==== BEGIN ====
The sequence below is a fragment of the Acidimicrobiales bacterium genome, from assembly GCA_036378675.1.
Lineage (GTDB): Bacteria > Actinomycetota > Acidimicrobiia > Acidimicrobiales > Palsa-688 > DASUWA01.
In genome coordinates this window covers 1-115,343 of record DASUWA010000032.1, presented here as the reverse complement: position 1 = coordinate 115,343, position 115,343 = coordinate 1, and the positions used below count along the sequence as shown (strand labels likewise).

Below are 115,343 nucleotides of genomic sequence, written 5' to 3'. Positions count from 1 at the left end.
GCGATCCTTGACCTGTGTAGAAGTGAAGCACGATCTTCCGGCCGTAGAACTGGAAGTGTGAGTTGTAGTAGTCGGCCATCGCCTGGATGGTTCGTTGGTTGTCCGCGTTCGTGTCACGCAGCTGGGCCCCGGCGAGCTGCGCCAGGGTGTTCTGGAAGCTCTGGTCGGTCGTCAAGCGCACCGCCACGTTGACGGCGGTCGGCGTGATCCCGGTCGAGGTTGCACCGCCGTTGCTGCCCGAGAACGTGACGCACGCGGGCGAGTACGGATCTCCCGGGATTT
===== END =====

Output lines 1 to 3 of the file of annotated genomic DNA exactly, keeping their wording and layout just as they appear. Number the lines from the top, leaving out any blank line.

The sequence below is a fragment of the Acidimicrobiales bacterium genome, from assembly GCA_036378675.1.
Lineage (GTDB): Bacteria > Actinomycetota > Acidimicrobiia > Acidimicrobiales > Palsa-688 > DASUWA01.
In genome coordinates this window covers 1-115,343 of record DASUWA010000032.1, presented here as the reverse complement: position 1 = coordinate 115,343, position 115,343 = coordinate 1, and the positions used below count along the sequence as shown (strand labels likewise).